Thomas Jefferson Papers

From Thomas Jefferson to Thomas Sim Lee, enclosing Signals of Recognition for Maryland and Virginia Vessels, 3 September 1780

To Thomas Sim Lee, enclosing Signals of Recognition for Maryland and Virginia Vessels

Richmond Sep. 3d. 1780.


I received your Excellency’s favor of the 28th. of August on the 30th of the same month, and should have answered it immediatelybut that a previous enquiry was necessary what force we could certainly contribute to the enterprize proposed. I have it now in my power to inform you that a brig carrying 14. Guns, 4. pounders and two swift sailing armed boats shall be ready to join the force from your State; being the only vessels we have manned. They are just now returned from a cruize up the bay where they took five schooners and rowboats, and are now waiting at Hampton to convoy some provision boats up the bay. I have given notice to the Commanding Officer that your vessels will be ready to sail on the 9th and directed him ‘if the provision vessels sail before that day, to convoy them as before intended, and if on his way up he should meet the Maryland force, he is then to leave the provision vessels and join that force; but if he should not meet them, he is, when he has attended the provision vessels as far as is necessary, to proceed to Baltimore and there join your vessels. If the provision vessels should not sail before the 9th. he is to go round to York and there be ready either to join the provision vessels or those of Maryland whichever shall first appear. If the former, he is on joining them to conduct himself as in the case first supposed. He is informed that the object of this joint cruize is to clear the bay, and whether it shall be extended, as to our vessels out of the capes is left to his discretion. And also that if any future cruizes can be established in concert we shall be pleased to co-operate in them so far as they shall have for their object the clearing Chesapeake bay or the vicinities of it’s capes.’ It was also thought necessary that signals should bç agreed on whereby they might know each other on meeting; the inclosed have been sent for that purpose to our Commanding officer, and are submitted to Your Excellency for communication to yours, if you think proper.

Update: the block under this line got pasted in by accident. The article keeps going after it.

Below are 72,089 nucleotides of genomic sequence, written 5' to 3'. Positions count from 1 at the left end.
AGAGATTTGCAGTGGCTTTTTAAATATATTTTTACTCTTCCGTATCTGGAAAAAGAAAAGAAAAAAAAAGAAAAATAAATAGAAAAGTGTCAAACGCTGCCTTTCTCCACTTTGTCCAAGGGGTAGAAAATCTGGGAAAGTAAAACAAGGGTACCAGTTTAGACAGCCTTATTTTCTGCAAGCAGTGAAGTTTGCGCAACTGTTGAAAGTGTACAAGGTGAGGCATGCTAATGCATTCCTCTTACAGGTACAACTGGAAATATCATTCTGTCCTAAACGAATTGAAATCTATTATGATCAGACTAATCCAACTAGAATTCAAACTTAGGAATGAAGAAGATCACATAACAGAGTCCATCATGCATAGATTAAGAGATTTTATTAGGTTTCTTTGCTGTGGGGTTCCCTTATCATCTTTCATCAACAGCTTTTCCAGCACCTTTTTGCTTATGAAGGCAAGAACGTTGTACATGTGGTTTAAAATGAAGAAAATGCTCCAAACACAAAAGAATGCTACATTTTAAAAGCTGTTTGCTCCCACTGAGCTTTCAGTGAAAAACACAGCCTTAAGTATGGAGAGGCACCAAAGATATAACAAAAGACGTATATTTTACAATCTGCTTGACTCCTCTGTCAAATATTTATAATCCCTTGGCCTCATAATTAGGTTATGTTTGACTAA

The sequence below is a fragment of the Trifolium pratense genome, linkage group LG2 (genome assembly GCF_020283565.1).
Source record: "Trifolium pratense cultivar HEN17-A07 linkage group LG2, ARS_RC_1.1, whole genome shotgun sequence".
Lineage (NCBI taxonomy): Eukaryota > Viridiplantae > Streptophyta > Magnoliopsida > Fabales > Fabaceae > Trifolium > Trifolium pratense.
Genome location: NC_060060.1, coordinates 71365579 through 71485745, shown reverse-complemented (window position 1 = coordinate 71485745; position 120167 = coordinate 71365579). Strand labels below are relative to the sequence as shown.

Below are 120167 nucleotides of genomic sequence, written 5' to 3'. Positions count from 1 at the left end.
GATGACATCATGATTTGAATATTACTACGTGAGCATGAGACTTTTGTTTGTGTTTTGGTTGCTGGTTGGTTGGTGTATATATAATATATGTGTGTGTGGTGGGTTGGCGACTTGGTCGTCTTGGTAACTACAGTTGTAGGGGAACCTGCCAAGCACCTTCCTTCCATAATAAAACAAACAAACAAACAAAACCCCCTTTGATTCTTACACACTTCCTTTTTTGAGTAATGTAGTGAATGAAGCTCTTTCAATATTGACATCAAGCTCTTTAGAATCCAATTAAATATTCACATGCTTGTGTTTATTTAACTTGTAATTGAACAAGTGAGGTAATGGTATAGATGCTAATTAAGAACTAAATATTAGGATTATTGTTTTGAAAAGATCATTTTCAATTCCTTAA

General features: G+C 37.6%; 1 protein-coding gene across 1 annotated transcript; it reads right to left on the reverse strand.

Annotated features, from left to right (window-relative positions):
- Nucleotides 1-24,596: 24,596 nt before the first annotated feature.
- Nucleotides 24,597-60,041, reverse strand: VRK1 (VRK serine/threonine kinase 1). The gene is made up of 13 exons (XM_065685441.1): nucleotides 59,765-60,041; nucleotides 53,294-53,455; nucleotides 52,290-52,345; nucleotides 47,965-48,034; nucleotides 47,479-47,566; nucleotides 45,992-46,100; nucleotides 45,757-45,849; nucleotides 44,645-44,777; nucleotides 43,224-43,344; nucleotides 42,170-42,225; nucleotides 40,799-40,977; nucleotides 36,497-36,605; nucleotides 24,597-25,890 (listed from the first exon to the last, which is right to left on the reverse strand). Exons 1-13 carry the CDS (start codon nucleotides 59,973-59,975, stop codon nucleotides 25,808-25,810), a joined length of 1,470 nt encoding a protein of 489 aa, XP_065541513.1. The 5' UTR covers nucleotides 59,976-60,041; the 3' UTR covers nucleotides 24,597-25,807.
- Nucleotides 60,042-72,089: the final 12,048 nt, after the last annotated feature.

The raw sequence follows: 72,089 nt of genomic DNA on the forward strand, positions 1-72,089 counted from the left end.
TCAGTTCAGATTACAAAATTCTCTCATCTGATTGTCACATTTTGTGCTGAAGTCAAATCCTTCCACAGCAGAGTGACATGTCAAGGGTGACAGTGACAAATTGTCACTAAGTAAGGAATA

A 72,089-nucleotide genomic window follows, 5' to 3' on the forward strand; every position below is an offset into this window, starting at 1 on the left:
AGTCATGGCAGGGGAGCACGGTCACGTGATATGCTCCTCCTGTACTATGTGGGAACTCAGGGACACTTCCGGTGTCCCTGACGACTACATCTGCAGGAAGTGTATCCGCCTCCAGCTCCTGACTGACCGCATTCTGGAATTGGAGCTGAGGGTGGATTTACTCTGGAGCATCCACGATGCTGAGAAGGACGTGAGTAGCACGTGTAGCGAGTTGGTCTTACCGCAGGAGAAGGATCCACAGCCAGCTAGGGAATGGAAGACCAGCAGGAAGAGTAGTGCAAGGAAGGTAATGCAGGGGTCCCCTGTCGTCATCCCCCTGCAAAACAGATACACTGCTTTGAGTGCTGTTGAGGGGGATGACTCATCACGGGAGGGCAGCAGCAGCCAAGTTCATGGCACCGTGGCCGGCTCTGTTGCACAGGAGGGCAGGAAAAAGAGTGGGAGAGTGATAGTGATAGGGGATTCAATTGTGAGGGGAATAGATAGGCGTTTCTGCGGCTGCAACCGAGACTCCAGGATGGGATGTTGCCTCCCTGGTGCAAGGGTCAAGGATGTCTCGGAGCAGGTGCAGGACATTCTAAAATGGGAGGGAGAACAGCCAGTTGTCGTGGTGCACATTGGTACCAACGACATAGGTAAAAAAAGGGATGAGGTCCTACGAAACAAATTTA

I have the honor to be with the greatest respect Your Excellency’s Most obedient & most humble Servant,

Th: Jefferson


Signals whereby to know each other in case of meeting in the bay.

He who first makes the signal is to take in his foretop-gallant sail and hoist the Continental ensign at the foretop-gallant mast head.

The other to answer by letting fly his main-topgallant Sheets, and hoisting a Continental Jack at the main-top-gallant mast head.

RC (MdAA); in a clerk’s hand, signed by TJ. FC (Vi, photostat from Brit. Mus.: Add. MSS 38,650). Enclosure (MdAA); in a different clerk’s hand.

The Commanding Officer to whom TJ’s instructions had been sent was Commodore James Barron; the instructions will be found in a fuller form as a postscript (of 2 Sep.) to TJ’s letter to James Maxwell, 31 Aug. 1780, q.v.

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